The tide — and name — may be changing for Tigertail Beach and Sand Dollar Island.
At last week’s Marco Island Planning Board meeting, Collier County’s Director of Parks and Recreation, Barry Williams presented an outline of current and proposed improvement projects slated for county-owned Tigertail Beach Park. A part of the state-owned Big Marco Pass Critical Wildlife Area (CWA) and a bird watcher’s paradise, this area encompasses Tigertail Beach and its lagoon, as well as Sand Dollar Island. The former sand bar has wrapped itself around the CWA and become a Gulf of Mexico beach.
The focus of the county’s presentation was how to improve Tigertail Beach Park to “entice” more residents to use it, but the discussion quickly turned toward the topic of the natural character and uses of Tigertail Beach and Sand Dollar Island. Gary McAlpin, Collier County Coastal Zone Department Director, indicated that “nobody ever expected (Sand Dollar Island) to attach itself to the critical wildlife area. Mother Nature is giving you a signal on the north side.”
The signal for some: a name change for the two areas. “Would it not be easier to do a little name change to Sand Dollar Beach and Tigertail Eco-Park?” asked Linda Turner of Marco Island Eagle Sanctuary.
While the Collier County Board of Commissioners ultimately will mull over this idea, Williams’ presentation was made to help Marco Island solve a serious issue. Last season, Collier County’s South Beach access had major parking overflow, which resulted in conflicts over parking between beach goers and Marco Island residents. With growth and development figures projecting 20,000 new residents in the 951 corridor in the next 10 years, the Planning Board asked Collier County to step up and help handle the pressure.
In June, Bill Trotter and City Councilor Amadeo Petricca visited Tigertail Beach and created a list of necessary improvements. The list included lowering the entrance fee from $8 to $4; improving direction and informational signage outside and inside the park; improving and paving the parking lot; trimming vegetation back over the accesses; renourishing the beach area in the park; maintaining trash bins on Sand Dollar Island; putting a boardwalk over the lagoon; and providing a tram for beach goers to the Gulf of Mexico.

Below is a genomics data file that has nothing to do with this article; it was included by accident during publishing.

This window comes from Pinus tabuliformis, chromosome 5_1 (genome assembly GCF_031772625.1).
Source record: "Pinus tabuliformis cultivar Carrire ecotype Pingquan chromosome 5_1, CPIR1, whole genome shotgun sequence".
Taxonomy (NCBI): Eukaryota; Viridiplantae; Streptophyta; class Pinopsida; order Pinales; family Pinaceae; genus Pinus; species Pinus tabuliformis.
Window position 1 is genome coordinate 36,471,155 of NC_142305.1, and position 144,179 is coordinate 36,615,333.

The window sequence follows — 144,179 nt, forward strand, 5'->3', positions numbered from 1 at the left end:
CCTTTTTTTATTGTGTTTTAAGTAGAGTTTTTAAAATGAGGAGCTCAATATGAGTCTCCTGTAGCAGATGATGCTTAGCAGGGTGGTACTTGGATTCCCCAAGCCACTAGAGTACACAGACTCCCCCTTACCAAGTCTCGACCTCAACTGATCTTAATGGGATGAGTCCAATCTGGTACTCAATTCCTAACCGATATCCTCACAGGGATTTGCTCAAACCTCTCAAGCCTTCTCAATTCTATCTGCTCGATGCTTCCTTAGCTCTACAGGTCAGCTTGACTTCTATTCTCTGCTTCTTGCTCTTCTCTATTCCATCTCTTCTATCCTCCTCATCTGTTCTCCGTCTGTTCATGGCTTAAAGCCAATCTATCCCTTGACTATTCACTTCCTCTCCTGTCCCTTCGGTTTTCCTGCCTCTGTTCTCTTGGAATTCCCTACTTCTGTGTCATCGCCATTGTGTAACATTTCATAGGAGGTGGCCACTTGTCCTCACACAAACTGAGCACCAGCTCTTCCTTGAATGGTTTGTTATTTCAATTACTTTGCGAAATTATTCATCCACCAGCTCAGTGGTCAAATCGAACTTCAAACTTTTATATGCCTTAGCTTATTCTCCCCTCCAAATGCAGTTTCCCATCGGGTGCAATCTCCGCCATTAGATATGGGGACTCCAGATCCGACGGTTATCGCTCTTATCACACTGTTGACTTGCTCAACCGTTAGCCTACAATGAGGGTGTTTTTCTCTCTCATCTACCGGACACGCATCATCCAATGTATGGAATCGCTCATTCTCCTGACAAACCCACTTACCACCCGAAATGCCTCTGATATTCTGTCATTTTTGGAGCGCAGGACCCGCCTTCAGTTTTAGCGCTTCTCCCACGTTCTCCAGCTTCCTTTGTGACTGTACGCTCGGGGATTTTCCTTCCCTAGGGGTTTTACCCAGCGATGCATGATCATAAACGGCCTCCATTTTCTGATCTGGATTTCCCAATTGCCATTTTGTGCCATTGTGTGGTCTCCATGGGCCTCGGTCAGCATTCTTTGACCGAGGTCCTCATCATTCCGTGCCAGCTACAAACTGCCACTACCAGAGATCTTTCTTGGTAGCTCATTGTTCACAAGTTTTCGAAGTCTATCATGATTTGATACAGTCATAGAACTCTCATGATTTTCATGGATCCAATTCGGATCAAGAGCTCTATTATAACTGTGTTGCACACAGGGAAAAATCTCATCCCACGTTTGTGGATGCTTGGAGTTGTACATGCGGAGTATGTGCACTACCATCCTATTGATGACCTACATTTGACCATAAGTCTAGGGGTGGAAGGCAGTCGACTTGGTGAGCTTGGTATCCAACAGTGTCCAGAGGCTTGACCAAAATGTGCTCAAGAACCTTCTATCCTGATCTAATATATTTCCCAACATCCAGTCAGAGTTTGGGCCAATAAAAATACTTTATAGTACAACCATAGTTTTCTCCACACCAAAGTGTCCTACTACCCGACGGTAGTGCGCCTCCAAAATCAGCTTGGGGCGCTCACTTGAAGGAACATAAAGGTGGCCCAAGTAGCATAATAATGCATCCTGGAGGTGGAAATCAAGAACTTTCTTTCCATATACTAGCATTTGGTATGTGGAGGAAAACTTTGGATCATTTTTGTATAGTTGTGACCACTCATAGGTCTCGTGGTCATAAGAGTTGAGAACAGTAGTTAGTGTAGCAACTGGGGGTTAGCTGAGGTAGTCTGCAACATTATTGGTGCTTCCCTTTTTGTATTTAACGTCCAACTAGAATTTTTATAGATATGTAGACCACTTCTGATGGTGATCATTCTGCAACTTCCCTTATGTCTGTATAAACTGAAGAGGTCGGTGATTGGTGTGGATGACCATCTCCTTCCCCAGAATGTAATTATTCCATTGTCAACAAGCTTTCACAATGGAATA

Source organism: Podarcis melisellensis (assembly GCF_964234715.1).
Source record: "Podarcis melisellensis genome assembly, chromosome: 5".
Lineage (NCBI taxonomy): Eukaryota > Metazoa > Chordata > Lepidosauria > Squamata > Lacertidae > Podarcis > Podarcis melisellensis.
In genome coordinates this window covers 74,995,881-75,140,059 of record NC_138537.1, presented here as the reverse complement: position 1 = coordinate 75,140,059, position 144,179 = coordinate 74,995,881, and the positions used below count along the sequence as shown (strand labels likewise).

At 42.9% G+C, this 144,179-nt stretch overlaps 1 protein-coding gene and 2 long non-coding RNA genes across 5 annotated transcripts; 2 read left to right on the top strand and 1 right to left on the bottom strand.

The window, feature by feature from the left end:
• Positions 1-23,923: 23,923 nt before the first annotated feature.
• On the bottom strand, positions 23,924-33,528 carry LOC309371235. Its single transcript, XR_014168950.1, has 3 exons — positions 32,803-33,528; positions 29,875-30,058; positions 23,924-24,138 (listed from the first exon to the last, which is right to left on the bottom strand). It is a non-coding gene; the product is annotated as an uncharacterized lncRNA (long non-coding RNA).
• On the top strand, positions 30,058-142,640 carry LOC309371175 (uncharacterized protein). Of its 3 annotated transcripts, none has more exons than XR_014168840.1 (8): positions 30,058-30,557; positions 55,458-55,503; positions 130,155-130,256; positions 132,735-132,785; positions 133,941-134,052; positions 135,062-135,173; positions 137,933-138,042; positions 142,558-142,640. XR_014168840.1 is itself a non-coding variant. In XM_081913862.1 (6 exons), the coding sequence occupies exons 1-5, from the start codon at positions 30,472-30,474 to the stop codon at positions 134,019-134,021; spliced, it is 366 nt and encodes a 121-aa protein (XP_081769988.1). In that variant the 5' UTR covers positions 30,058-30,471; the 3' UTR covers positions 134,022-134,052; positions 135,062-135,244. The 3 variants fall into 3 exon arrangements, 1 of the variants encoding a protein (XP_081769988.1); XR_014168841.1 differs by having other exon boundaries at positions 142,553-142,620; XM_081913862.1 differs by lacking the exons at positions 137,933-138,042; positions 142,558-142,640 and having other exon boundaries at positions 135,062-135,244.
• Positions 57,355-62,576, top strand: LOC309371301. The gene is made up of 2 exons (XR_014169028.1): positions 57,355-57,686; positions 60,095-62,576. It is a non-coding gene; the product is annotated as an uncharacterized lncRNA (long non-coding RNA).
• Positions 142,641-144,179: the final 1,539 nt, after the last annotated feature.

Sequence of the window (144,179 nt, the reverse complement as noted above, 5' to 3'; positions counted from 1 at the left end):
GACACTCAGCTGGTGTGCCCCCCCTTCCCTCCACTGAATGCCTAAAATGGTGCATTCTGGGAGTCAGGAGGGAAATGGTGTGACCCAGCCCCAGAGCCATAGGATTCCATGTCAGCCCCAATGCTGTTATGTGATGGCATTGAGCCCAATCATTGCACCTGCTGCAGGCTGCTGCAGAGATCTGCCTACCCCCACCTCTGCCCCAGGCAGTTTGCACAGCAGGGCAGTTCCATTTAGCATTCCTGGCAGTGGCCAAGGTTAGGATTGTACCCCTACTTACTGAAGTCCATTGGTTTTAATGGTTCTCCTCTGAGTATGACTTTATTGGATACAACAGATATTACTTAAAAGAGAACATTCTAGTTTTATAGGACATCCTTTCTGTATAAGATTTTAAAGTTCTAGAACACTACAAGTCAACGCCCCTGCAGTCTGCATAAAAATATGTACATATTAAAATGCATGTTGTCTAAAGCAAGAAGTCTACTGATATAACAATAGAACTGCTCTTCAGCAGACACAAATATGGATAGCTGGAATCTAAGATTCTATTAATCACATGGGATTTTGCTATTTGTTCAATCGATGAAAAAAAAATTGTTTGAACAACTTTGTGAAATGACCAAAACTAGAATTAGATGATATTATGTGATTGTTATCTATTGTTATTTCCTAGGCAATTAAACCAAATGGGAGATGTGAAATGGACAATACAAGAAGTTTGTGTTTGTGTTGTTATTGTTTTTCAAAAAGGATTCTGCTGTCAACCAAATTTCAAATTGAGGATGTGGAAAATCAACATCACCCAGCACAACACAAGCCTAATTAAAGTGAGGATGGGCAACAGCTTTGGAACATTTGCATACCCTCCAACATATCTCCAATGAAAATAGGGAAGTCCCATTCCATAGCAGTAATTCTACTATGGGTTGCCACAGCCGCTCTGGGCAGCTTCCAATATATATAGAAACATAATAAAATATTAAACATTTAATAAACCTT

While most everyone agreed the parking fee should be tweaked and signage improved, the renourishment of Tigertail Beach, the tram and the boardwalk over the lagoon were the hot topics. “We need to set expectations,” explained McAlpin. “We cannot put sand on (Tigertail) beach. We tried five years ago, and the Florida Department of Environmental Protection would not grant the permit.”
McAlpin went on to describe how renourishing Tigertail would “change the natural signature and intent of the beach. It is not a sand beach. It is the back of a lagoon…It is part of a tidal estuary…There is a lot of standing water…I want to make sure that the expectation is at best the beach will be the back side of a tidal lagoon. The situation is not going to improve that much…it is not a sandy beach. It is the backside of a tidal lagoon. At best we are dealing with mud flats.”
Representatives from the Friends of Tigertail Inc., Marco Island Beach Advisory Committee and Collier County Coastal Advisory Committee felt at minimum Tigertail Beach should be raked and maintained, and Tony Smith, the only concessionaire at Tigertail Beach, believed more should be done.
The tram raised some eyebrows mostly because of possible disturbances to nesting birds and other area wildlife. Talk of a boardwalk over the lagoon, though, fueled heated discussion. Officials from the U.S. Fish and Wildlife Service, the Florida Fish and Wildlife Conservation Commission, Florida Wildlife Federation and The Conservancy of Southwest Florida were clear that a boardwalk would never be built over the lagoon.
“The boardwalk is one of the most contentious issues, and this comes around every so many years. It is something The Conservancy opposes,” said Nicole Johnson, director of policy for The Conservancy. In fact, she noted, a feasibility study was done in 2004 to examine the possibility of a boardwalk over the lagoon.
“It is not feasible, not permitable, and it just can’t happen…Let’s just go ahead and get the boardwalk off of the table,” Johnson insisted. “After all,” she added, “what Collier County and Marco Island were really dealing with here is an eco-park”.
Planning Board Member Marty Roddy thought so. He made an ancillary presentation, focusing on the environmental and educational importance of Tigertail and Sand Dollar. “We have a choice to have a beach beach or an eco-beach,” he said. “Once you have made this decision, you cannot turn back.”